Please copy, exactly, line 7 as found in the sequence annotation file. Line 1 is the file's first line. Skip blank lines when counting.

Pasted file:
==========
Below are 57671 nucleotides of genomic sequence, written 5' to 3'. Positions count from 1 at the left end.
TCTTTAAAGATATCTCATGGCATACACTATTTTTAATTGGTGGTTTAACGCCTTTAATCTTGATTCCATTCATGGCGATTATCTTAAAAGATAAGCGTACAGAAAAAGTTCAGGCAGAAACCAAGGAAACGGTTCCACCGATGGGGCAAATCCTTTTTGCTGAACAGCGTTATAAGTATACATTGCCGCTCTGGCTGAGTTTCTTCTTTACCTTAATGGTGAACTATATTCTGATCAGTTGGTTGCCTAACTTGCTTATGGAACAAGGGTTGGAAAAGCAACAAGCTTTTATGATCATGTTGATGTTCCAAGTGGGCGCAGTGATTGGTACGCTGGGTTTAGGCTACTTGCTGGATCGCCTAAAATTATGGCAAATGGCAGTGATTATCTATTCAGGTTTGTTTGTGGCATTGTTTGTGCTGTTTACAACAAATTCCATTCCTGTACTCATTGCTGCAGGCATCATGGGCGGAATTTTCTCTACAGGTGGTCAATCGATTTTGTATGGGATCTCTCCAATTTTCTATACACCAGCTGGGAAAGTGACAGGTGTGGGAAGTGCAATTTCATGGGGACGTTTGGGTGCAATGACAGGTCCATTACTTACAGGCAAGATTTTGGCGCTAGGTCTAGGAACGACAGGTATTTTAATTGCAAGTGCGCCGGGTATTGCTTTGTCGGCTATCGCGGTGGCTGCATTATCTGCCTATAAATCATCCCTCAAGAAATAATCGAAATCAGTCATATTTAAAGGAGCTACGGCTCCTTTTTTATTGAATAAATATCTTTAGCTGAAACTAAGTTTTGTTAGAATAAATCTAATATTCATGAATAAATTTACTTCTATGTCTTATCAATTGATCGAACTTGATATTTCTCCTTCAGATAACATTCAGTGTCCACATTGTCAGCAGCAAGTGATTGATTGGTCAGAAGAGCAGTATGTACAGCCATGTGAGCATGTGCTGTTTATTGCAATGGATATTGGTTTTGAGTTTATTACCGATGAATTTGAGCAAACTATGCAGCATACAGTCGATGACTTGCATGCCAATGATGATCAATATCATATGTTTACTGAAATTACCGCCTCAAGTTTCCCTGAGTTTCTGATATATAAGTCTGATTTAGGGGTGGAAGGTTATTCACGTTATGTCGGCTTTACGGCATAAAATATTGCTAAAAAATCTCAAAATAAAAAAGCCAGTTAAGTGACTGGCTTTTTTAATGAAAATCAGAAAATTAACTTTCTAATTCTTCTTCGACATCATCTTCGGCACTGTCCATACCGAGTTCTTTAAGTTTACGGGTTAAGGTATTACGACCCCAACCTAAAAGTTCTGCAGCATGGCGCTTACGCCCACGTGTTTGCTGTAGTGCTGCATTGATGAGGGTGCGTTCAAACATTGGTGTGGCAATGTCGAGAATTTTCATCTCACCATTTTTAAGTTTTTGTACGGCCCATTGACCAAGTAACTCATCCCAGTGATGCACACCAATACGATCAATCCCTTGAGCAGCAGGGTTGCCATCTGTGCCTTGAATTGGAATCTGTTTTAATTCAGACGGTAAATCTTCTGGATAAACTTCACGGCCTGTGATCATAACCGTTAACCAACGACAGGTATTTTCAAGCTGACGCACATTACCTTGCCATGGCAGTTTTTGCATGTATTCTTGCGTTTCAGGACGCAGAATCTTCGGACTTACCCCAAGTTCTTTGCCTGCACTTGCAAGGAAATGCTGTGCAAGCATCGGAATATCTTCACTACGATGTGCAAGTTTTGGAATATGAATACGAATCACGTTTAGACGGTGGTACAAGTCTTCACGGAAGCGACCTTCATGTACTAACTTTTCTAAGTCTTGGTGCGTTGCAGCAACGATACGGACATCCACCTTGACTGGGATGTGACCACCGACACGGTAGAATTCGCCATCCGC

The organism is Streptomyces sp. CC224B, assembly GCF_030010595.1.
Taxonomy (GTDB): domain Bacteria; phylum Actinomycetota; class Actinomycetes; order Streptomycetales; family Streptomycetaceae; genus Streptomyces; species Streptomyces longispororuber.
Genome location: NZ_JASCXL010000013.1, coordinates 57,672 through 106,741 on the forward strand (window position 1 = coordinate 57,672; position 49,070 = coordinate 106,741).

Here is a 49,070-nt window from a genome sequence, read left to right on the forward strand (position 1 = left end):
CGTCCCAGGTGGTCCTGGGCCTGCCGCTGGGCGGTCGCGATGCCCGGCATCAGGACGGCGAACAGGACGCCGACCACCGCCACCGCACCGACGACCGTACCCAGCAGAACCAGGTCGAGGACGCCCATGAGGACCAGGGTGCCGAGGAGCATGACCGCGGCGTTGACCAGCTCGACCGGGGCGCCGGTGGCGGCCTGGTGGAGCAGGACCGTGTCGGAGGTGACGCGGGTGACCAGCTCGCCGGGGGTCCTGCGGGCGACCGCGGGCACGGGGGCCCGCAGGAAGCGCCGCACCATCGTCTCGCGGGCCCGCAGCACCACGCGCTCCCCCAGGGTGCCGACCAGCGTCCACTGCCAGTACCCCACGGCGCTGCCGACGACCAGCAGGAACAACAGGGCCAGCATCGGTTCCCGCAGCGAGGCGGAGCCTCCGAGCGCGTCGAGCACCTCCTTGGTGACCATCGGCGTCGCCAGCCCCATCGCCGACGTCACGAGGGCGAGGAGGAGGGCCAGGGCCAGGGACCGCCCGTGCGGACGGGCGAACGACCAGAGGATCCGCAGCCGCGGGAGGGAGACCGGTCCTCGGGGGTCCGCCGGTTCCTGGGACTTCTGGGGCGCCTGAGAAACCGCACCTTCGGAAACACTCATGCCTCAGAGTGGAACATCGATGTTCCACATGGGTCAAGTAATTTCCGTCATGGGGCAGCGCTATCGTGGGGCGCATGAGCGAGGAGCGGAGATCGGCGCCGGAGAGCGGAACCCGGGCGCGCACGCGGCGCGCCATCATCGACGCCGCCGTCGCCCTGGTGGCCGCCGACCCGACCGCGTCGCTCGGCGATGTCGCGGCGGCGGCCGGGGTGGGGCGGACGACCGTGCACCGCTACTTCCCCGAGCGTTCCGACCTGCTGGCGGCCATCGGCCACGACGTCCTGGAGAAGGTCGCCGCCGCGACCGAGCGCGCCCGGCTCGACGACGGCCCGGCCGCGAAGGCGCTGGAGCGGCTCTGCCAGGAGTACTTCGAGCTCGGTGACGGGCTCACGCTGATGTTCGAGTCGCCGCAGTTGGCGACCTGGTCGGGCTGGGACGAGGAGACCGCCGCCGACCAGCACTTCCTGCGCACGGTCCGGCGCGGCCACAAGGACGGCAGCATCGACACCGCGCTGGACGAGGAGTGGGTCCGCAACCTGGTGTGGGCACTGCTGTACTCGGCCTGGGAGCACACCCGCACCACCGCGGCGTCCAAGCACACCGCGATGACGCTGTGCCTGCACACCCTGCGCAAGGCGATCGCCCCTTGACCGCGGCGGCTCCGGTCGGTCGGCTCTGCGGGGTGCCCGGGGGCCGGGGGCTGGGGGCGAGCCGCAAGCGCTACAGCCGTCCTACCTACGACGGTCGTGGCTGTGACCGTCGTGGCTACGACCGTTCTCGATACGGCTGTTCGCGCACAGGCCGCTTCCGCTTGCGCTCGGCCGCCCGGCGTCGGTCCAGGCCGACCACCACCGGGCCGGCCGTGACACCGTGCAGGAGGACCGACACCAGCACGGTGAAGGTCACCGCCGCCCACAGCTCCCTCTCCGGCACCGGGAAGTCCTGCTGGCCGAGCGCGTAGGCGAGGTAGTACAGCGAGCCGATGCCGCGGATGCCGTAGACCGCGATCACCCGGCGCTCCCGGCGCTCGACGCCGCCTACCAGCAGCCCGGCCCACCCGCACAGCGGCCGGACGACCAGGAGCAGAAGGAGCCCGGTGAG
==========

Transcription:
CGTCCCAGGTGGTCCTGGGCCTGCCGCTGGGCGGTCGCGATGCCCGGCATCAGGACGGCGAACAGGACGCCGACCACCGCCACCGCACCGACGACCGTACCCAGCAGAACCAGGTCGAGGACGCCCATGAGGACCAGGGTGCCGAGGAGCATGACCGCGGCGTTGACCAGCTCGACCGGGGCGCCGGTGGCGGCCTGGTGGAGCAGGACCGTGTCGGAGGTGACGCGGGTGACCAGCTCGCCGGGGGTCCTGCGGGCGACCGCGGGCACGGGGGCCCGCAGGAAGCGCCGCACCATCGTCTCGCGGGCCCGCAGCACCACGCGCTCCCCCAGGGTGCCGACCAGCGTCCACTGCCAGTACCCCACGGCGCTGCCGACGACCAGCAGGAACAACAGGGCCAGCATCGGTTCCCGCAGCGAGGCGGAGCCTCCGAGCGCGTCGAGCACCTCCTTGGTGACCATCGGCGTCGCCAGCCCCATCGCCGACGTCACGAGGGCGAGGAGGAGGGCCAGGGCCAGGGACCGCCCGTGCGGACGGGCGAACGACCAGAGGATCCGCAGCCGCGGGAGGGAGACCGGTCCTCGGGGGTCCGCCGGTTCCTGGGACTTCTGGGGCGCCTGAGAAACCGCACCTTCGGAAACACTCATGCCTCAGAGTGGAACATCGATGTTCCACATGGGTCAAGTAATTTCCGTCATGGGGCAGCGCTATCGTGGGGCGCATGAGCGAGGAGCGGAGATCGGCGCCGGAGAGCGGAACCCGGGCGCGCACGCGGCGCGCCATCATCGACGCCGCCGTCGCCCTGGTGGCCGCCGACCCGACCGCGTCGCTCGGCGATGTCGCGGCGGCGGCCGGGGTGGGGCGGACGACCGTGCACCGCTACTTCCCCGAGCGTTCCGACCTGCTGGCGGCCATCGGCCACGACGTCCTGGAGAAGGTCGCCGCCGCGACCGAGCGCGCCCGGCTCGACGACGGCCCGGCCGCGAAGGCGCTGGAGCGGCTCTGCCAGGAGTACTTCGAGCTCGGTGACGGGCTCACGCTGATGTTCGAGTCGCCGCAGTTGGCGACCTGGTCGGGCTGGGACGAGGAGACCGCCGCCGACCAGCACTTCCTGCGCACGGTCCGGCGCGGCCACAAGGACGGCAGCATCGACACCGCGCTGGACGAGGAGTGGGTCCGCAACCTGGTGTGGGCACTGCTGTACTCGGCCTGGGAGCACACCCGCACCACCGCGGCGTCCAAGCACACCGCGATGACGCTGTGCCTGCACACCCTGCGCAAGGCGATCGCCCCTTGACCGCGGCGGCTCCGGTCGGTCGGCTCTGCGGGGTGCCCGGGGGCCGGGGGCTGGGGGCGAGCCGCAAGCGCTACAGCCGTCCTACCTACGACGGTCGTGGCTGTGACCGTCGTGGCTACGACCGTTCTCGATACGGCTGTTCGCGCACAGGCCGCTTCCGCTTGCGCTCGGCCGCCCGGCGTCGGTCCAGGCCGACCACCACCGGGCCGGCCGTGACACCGTGCAGGAGGACCGACACCAGCACGGTGAAGGTCACCGCCGCCCACAGCTCCCTCTCCGGCACCGGGAAGTCCTGCTGGCCGAGCGCGTAGGCGAGGTAGTACAGCGAGCCGATGCCGCGGATGCCGTAGACCGCGATCACCCGGCGCTCCCGGCGCTCGACGCCGCCTACCAGCAGCCCGGCCCACCCGCACAGCGGCCGGACGACCAGGAGCAGAAGGAGCCCGGTGAG